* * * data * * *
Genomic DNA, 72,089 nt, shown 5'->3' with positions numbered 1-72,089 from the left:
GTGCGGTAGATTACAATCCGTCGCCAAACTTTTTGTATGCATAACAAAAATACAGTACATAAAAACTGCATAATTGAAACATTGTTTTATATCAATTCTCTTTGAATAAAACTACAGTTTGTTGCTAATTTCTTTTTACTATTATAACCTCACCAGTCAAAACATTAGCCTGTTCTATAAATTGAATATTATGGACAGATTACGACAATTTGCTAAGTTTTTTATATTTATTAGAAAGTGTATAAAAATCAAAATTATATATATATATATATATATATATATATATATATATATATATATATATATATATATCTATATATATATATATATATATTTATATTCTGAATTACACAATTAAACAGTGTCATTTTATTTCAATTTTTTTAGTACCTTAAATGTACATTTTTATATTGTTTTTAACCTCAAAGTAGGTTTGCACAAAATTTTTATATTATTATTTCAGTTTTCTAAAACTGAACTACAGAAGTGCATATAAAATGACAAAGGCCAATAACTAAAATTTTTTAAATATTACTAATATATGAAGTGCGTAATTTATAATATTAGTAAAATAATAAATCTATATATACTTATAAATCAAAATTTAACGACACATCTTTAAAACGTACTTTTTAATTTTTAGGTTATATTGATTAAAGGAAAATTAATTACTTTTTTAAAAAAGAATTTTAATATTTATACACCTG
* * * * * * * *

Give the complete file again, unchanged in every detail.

Genomic DNA, 72,089 nt, shown 5'->3' with positions numbered 1-72,089 from the left:
GTGCGGTAGATTACAATCCGTCGCCAAACTTTTTGTATGCATAACAAAAATACAGTACATAAAAACTGCATAATTGAAACATTGTTTTATATCAATTCTCTTTGAATAAAACTACAGTTTGTTGCTAATTTCTTTTTACTATTATAACCTCACCAGTCAAAACATTAGCCTGTTCTATAAATTGAATATTATGGACAGATTACGACAATTTGCTAAGTTTTTTATATTTATTAGAAAGTGTATAAAAATCAAAATTATATATATATATATATATATATATATATATATATATATATATATATATATATATATCTATATATATATATATATATATTTATATTCTGAATTACACAATTAAACAGTGTCATTTTATTTCAATTTTTTTAGTACCTTAAATGTACATTTTTATATTGTTTTTAACCTCAAAGTAGGTTTGCACAAAATTTTTATATTATTATTTCAGTTTTCTAAAACTGAACTACAGAAGTGCATATAAAATGACAAAGGCCAATAACTAAAATTTTTTAAATATTACTAATATATGAAGTGCGTAATTTATAATATTAGTAAAATAATAAATCTATATATACTTATAAATCAAAATTTAACGACACATCTTTAAAACGTACTTTTTAATTTTTAGGTTATATTGATTAAAGGAAAATTAATTACTTTTTTAAAAAAGAATTTTAATATTTATACACCTG